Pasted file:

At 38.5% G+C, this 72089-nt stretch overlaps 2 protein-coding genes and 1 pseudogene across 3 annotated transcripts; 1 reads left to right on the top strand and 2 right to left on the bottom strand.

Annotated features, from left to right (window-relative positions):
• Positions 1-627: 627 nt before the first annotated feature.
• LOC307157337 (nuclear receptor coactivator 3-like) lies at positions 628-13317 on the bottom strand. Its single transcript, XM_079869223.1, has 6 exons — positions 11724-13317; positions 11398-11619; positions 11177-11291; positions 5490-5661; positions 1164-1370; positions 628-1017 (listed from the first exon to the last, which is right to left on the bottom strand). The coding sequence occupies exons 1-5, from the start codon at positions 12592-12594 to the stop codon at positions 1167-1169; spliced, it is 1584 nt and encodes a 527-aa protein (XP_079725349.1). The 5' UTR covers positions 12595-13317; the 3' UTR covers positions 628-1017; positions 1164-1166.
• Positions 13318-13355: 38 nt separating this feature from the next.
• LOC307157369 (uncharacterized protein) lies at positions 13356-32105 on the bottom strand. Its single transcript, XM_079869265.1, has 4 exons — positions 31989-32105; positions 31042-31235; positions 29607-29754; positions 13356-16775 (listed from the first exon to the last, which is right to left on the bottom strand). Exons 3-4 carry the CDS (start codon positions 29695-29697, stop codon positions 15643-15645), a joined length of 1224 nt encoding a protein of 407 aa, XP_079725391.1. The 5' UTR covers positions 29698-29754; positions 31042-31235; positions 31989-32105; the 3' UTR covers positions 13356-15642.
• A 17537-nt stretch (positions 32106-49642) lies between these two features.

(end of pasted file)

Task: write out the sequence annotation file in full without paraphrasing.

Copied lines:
At 38.5% G+C, this 72089-nt stretch overlaps 2 protein-coding genes and 1 pseudogene across 3 annotated transcripts; 1 reads left to right on the top strand and 2 right to left on the bottom strand.

Annotated features, from left to right (window-relative positions):
• Positions 1-627: 627 nt before the first annotated feature.
• LOC307157337 (nuclear receptor coactivator 3-like) lies at positions 628-13317 on the bottom strand. Its single transcript, XM_079869223.1, has 6 exons — positions 11724-13317; positions 11398-11619; positions 11177-11291; positions 5490-5661; positions 1164-1370; positions 628-1017 (listed from the first exon to the last, which is right to left on the bottom strand). The coding sequence occupies exons 1-5, from the start codon at positions 12592-12594 to the stop codon at positions 1167-1169; spliced, it is 1584 nt and encodes a 527-aa protein (XP_079725349.1). The 5' UTR covers positions 12595-13317; the 3' UTR covers positions 628-1017; positions 1164-1166.
• Positions 13318-13355: 38 nt separating this feature from the next.
• LOC307157369 (uncharacterized protein) lies at positions 13356-32105 on the bottom strand. Its single transcript, XM_079869265.1, has 4 exons — positions 31989-32105; positions 31042-31235; positions 29607-29754; positions 13356-16775 (listed from the first exon to the last, which is right to left on the bottom strand). Exons 3-4 carry the CDS (start codon positions 29695-29697, stop codon positions 15643-15645), a joined length of 1224 nt encoding a protein of 407 aa, XP_079725391.1. The 5' UTR covers positions 29698-29754; positions 31042-31235; positions 31989-32105; the 3' UTR covers positions 13356-15642.
• A 17537-nt stretch (positions 32106-49642) lies between these two features.